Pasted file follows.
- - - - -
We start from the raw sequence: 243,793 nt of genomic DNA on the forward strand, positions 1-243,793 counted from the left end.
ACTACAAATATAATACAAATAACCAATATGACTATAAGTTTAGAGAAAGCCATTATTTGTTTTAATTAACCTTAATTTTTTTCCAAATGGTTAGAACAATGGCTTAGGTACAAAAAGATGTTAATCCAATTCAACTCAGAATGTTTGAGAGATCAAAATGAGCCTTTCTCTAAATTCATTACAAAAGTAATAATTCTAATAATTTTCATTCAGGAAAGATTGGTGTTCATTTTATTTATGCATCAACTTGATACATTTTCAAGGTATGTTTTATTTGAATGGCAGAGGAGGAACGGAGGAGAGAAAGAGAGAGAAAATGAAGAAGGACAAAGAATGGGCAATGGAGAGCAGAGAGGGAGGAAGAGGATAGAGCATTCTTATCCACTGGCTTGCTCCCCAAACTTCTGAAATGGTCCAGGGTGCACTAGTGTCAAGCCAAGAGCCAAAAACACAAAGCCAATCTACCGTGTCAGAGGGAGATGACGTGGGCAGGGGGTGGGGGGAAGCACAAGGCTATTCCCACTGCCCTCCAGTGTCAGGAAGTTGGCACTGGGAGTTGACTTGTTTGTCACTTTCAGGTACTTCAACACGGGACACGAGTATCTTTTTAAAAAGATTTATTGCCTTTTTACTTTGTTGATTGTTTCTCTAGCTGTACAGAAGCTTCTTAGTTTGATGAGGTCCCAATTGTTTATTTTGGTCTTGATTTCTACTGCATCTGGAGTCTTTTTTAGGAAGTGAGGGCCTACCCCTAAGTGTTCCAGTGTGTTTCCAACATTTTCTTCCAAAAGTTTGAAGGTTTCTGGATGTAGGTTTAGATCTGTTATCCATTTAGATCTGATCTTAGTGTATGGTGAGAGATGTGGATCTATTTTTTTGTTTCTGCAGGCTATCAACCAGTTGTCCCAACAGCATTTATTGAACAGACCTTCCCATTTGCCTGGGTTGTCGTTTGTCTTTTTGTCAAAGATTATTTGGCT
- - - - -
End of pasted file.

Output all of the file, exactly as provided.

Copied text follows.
We start from the raw sequence: 243,793 nt of genomic DNA on the forward strand, positions 1-243,793 counted from the left end.
ACTACAAATATAATACAAATAACCAATATGACTATAAGTTTAGAGAAAGCCATTATTTGTTTTAATTAACCTTAATTTTTTTCCAAATGGTTAGAACAATGGCTTAGGTACAAAAAGATGTTAATCCAATTCAACTCAGAATGTTTGAGAGATCAAAATGAGCCTTTCTCTAAATTCATTACAAAAGTAATAATTCTAATAATTTTCATTCAGGAAAGATTGGTGTTCATTTTATTTATGCATCAACTTGATACATTTTCAAGGTATGTTTTATTTGAATGGCAGAGGAGGAACGGAGGAGAGAAAGAGAGAGAAAATGAAGAAGGACAAAGAATGGGCAATGGAGAGCAGAGAGGGAGGAAGAGGATAGAGCATTCTTATCCACTGGCTTGCTCCCCAAACTTCTGAAATGGTCCAGGGTGCACTAGTGTCAAGCCAAGAGCCAAAAACACAAAGCCAATCTACCGTGTCAGAGGGAGATGACGTGGGCAGGGGGTGGGGGGAAGCACAAGGCTATTCCCACTGCCCTCCAGTGTCAGGAAGTTGGCACTGGGAGTTGACTTGTTTGTCACTTTCAGGTACTTCAACACGGGACACGAGTATCTTTTTAAAAAGATTTATTGCCTTTTTACTTTGTTGATTGTTTCTCTAGCTGTACAGAAGCTTCTTAGTTTGATGAGGTCCCAATTGTTTATTTTGGTCTTGATTTCTACTGCATCTGGAGTCTTTTTTAGGAAGTGAGGGCCTACCCCTAAGTGTTCCAGTGTGTTTCCAACATTTTCTTCCAAAAGTTTGAAGGTTTCTGGATGTAGGTTTAGATCTGTTATCCATTTAGATCTGATCTTAGTGTATGGTGAGAGATGTGGATCTATTTTTTTGTTTCTGCAGGCTATCAACCAGTTGTCCCAACAGCATTTATTGAACAGACCTTCCCATTTGCCTGGGTTGTCGTTTGTCTTTTTGTCAAAGATTATTTGGCT